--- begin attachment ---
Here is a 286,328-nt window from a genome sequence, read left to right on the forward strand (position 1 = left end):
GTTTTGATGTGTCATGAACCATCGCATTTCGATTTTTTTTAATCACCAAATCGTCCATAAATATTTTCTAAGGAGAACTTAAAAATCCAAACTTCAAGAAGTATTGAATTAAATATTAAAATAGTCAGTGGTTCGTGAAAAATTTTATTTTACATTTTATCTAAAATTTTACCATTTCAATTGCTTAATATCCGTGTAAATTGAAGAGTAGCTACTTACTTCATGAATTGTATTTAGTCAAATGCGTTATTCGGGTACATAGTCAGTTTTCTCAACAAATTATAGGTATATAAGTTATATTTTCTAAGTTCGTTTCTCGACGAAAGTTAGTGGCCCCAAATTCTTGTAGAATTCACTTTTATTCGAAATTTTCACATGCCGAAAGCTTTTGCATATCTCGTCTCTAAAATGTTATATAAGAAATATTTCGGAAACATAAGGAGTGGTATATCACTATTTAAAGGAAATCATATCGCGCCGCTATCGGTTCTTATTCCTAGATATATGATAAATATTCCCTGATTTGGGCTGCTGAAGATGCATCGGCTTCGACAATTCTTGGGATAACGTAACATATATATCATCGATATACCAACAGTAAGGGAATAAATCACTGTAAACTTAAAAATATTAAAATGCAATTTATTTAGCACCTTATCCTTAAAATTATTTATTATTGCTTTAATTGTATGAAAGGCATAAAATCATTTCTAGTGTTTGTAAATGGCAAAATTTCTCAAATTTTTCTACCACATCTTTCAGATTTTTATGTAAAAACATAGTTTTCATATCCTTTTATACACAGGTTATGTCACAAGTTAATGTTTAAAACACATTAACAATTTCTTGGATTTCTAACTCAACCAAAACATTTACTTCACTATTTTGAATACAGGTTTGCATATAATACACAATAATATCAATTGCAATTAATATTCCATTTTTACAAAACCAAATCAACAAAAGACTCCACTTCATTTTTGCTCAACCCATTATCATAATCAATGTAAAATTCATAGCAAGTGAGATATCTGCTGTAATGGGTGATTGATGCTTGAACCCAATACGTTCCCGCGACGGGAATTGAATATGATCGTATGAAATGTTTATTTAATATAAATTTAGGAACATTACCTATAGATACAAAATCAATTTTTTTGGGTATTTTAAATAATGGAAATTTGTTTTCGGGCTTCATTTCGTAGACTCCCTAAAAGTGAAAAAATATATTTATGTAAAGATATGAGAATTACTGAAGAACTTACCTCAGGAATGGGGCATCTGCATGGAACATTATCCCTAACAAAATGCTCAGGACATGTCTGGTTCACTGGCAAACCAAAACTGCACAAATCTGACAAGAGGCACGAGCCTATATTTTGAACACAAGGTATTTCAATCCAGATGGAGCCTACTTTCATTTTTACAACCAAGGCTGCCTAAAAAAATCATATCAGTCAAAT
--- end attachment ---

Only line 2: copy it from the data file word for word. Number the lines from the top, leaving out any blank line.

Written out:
GTTTTGATGTGTCATGAACCATCGCATTTCGATTTTTTTTAATCACCAAATCGTCCATAAATATTTTCTAAGGAGAACTTAAAAATCCAAACTTCAAGAAGTATTGAATTAAATATTAAAATAGTCAGTGGTTCGTGAAAAATTTTATTTTACATTTTATCTAAAATTTTACCATTTCAATTGCTTAATATCCGTGTAAATTGAAGAGTAGCTACTTACTTCATGAATTGTATTTAGTCAAATGCGTTATTCGGGTACATAGTCAGTTTTCTCAACAAATTATAGGTATATAAGTTATATTTTCTAAGTTCGTTTCTCGACGAAAGTTAGTGGCCCCAAATTCTTGTAGAATTCACTTTTATTCGAAATTTTCACATGCCGAAAGCTTTTGCATATCTCGTCTCTAAAATGTTATATAAGAAATATTTCGGAAACATAAGGAGTGGTATATCACTATTTAAAGGAAATCATATCGCGCCGCTATCGGTTCTTATTCCTAGATATATGATAAATATTCCCTGATTTGGGCTGCTGAAGATGCATCGGCTTCGACAATTCTTGGGATAACGTAACATATATATCATCGATATACCAACAGTAAGGGAATAAATCACTGTAAACTTAAAAATATTAAAATGCAATTTATTTAGCACCTTATCCTTAAAATTATTTATTATTGCTTTAATTGTATGAAAGGCATAAAATCATTTCTAGTGTTTGTAAATGGCAAAATTTCTCAAATTTTTCTACCACATCTTTCAGATTTTTATGTAAAAACATAGTTTTCATATCCTTTTATACACAGGTTATGTCACAAGTTAATGTTTAAAACACATTAACAATTTCTTGGATTTCTAACTCAACCAAAACATTTACTTCACTATTTTGAATACAGGTTTGCATATAATACACAATAATATCAATTGCAATTAATATTCCATTTTTACAAAACCAAATCAACAAAAGACTCCACTTCATTTTTGCTCAACCCATTATCATAATCAATGTAAAATTCATAGCAAGTGAGATATCTGCTGTAATGGGTGATTGATGCTTGAACCCAATACGTTCCCGCGACGGGAATTGAATATGATCGTATGAAATGTTTATTTAATATAAATTTAGGAACATTACCTATAGATACAAAATCAATTTTTTTGGGTATTTTAAATAATGGAAATTTGTTTTCGGGCTTCATTTCGTAGACTCCCTAAAAGTGAAAAAATATATTTATGTAAAGATATGAGAATTACTGAAGAACTTACCTCAGGAATGGGGCATCTGCATGGAACATTATCCCTAACAAAATGCTCAGGACATGTCTGGTTCACTGGCAAACCAAAACTGCACAAATCTGACAAGAGGCACGAGCCTATATTTTGAACACAAGGTATTTCAATCCAGATGGAGCCTACTTTCATTTTTACAACCAAGGCTGCCTAAAAAAATCATATCAGTCAAAT